Terri Caspary Schmidt and Anne Mitchell
Award-winning metalwork artist Anne Mitchell is teaching two days at BeadCamp to show you how to create silver findings and chain to show off your beautiful beads. Anne started her creative career over 25 years ago as a professional lighting designer. Looking for another outlet for her artistic energies, Anne began teaching chain making and metal working approximately 13 years ago for just pure enjoyment. During those years, Anne found that the creative outlet provided by teaching as well as a consistent demand for her classes was too alluring to deny. Leaving lighting behind in 2003, Anne is now a full-time designer, teacher, and author.
Anne will teach a two part class, one for creating findings for focal beads and one for making silver chain.
Creating Fine Silver Chain for your Flamework Creations
This is the class that flameworkers and flamework bead collectors have asked me to teach for the last three years. In this class you will learn my techniques for setting delicate lampwork beads in unique fine silver settings. You will learn dapping and punching techniques for end-caps, slider bar assemblies for barrel beads, hook connections for elongated barrel beads and my signature forceps style spinner bail for those (problematic, I don't know what to do with those amazing) disk beads.
Technique focus: fine silver fusing, texture and patina
Fine Silver Chain Creations
In the second part of the metalworking class we will make chain. Have you heard the one about fine silver being too expensive? Or, the one about fine silver being too soft for jewelry construction? Let these myths about this amazingly affordable and structural medium be put aside and join me for a full day of fine silver chain making.
In only a matter of hours I can help you unlock, refresh or just fine tune your fine silver fusing techniques. I have 17 years of metals experience that I can share with you. During this one day intensive, I will go over winding, cutting, joining, fusing, texturing, work hardening and patina for the chain that you will start and finish. By incorporating my kitchen table-top, Low Tech Metalsmithing™ techniques, you too can stop buying ready made chain and finish off your own jewelry creations with chains that you have made yourself. The only limit to this technique is your own imagination.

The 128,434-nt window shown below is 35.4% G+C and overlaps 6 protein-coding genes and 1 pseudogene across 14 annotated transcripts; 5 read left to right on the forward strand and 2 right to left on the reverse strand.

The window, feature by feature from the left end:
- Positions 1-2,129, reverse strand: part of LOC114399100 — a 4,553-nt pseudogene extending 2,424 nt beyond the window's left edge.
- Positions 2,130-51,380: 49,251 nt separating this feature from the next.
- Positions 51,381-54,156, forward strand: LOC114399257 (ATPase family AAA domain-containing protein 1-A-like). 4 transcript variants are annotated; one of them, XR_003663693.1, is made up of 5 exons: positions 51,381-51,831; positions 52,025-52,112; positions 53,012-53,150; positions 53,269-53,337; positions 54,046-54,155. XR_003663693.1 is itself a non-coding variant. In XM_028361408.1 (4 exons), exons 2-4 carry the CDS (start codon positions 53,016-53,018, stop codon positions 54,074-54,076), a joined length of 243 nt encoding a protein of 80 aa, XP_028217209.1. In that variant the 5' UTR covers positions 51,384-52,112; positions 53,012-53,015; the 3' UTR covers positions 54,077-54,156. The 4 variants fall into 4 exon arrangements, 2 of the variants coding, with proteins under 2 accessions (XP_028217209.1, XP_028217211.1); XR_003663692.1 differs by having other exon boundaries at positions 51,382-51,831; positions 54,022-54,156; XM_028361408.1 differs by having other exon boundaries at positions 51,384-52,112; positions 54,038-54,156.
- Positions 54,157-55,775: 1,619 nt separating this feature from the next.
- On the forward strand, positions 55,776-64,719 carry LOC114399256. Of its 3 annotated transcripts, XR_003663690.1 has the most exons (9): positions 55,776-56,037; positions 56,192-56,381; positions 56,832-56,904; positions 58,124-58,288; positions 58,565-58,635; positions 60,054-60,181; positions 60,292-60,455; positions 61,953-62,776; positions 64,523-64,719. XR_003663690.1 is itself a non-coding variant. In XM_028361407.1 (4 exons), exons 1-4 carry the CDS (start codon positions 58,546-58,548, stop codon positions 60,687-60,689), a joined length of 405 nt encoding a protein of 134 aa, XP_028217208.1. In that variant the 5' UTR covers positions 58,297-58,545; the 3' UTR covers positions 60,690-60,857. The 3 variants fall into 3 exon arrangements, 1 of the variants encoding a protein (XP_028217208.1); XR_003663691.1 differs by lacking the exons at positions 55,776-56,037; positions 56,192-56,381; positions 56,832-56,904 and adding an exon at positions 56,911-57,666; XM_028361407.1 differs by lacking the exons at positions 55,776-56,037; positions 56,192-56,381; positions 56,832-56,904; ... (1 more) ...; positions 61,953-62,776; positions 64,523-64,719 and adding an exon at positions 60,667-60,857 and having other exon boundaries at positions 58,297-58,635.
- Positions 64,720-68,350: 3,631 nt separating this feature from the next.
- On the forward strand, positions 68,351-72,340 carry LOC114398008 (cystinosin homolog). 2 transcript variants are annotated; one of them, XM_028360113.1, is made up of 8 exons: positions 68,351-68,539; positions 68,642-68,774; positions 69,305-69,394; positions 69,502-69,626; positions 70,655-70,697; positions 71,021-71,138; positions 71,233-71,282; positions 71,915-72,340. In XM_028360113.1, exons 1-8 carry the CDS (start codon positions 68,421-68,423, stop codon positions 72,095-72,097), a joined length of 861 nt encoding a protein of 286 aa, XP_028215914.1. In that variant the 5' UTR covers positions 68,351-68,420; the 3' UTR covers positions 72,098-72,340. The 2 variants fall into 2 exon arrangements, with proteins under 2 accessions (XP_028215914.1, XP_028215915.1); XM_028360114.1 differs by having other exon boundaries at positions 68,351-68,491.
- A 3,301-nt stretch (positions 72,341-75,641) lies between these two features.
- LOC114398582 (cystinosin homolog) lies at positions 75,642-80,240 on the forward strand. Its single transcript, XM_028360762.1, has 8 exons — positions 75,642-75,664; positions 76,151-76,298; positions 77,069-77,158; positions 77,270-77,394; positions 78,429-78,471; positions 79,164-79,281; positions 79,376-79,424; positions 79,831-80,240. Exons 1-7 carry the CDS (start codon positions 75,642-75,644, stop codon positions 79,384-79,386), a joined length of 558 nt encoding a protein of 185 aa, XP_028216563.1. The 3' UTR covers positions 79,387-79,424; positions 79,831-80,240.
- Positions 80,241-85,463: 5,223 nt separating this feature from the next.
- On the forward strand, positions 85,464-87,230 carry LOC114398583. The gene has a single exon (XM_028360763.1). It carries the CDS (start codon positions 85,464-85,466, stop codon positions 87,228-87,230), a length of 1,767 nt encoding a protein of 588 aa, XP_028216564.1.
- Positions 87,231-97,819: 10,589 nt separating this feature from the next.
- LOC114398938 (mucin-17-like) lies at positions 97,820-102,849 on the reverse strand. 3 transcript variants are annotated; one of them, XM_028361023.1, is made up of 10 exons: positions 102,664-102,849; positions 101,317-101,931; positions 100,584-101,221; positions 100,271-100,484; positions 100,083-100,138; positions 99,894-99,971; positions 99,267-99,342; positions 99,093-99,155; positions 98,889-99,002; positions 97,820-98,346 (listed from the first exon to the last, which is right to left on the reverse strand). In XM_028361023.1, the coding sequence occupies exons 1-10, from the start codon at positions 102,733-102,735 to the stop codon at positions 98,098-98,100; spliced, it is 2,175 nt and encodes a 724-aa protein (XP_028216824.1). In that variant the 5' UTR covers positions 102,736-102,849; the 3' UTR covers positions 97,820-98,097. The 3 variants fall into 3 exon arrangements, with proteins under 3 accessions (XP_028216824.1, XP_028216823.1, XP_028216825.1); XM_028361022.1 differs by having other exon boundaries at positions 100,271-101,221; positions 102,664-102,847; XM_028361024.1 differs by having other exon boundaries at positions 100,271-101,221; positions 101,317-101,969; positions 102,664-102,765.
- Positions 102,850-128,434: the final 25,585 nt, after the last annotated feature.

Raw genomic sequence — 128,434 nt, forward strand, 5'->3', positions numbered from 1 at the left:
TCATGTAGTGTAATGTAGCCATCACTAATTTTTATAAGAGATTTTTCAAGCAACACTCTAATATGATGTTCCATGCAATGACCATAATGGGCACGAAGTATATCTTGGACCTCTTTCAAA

Technique focus: creating, fusing, texturing and patina for fine silver chain making.
In this class Terri and Anne will be team teaching. Terri will teach flameworking for three days showing you how to improve your glass techniques and achieve more precision, symmetry and refinement in your work. Anne will focus on teaching you how to create fused fine silver findings for larger flameworked focal beads and fused chain and clasps for your necklaces.
For pricing and information about transportation and lodging see Registration/Transportation
Terri has been a bead maker since 1999. Before discovering flamework, her creative life focused on fiber arts, including surface design on silk and the Japanese process of Katazome, which involves complex stencil cutting and resist dying using natural pigments. She finds the meditative quality of flameworking to be a good balance with her life as a nurse-midwife in a busy hospital based practice. Most of Terri’s beads are characterized by the use of line and repetition to create complex symmetrical designs. She is interested in the manipulation of lines on the bead’s surface to create rhythmic tesselated patterns and motifs that are inspired by biological forms, Escher-like interlocking shapes, architectural details, and Mid-Century ceramic design.
Dots, Lines and Tessellations
This three-day workshop is for intermediate beadmakers who would like to achieve more precision, symmetry and refinement in their work. For three days we will set aside all our fancy tools, presses, powders, metals, and fumes, and focus on fine tuning and expanding basic and ancient techniques in surface design. The mastery of these skills will give you freedom to express more complex ideas in your work. This is old-school beadmaking with an emphasis on slowing down, finding your rhythm, and honing the skills that will help you transform your ideas into reality. Using three simple tools and the power of your hand, eye and mind, you will take your beadmaking to a new level.
We will work on precise dot placement, dot shaping, optical color blending, pick work, masking, stringer and micro-stringer techniques, as well as the use of negative space and line as key design elements. I’ll share with you my methods of shaping a base bead to achieve a good foundation for detailed surface work. You’ll learn some useful tricks with the 3X5 marver, and how precise heat control will enable you to manipulate the surface of your bead almost as you would clay. I’ll show you how to correct little errors in your work so you don’t have to plunge that 45-minute masterpiece in the water. Exercises will be technique oriented with lots of practice time and individual attention. We’ll have on-going discussions about inspiration and design. You’ll find that many interesting ideas can emerge from intense focus and repetition of basic techniques in flameworking.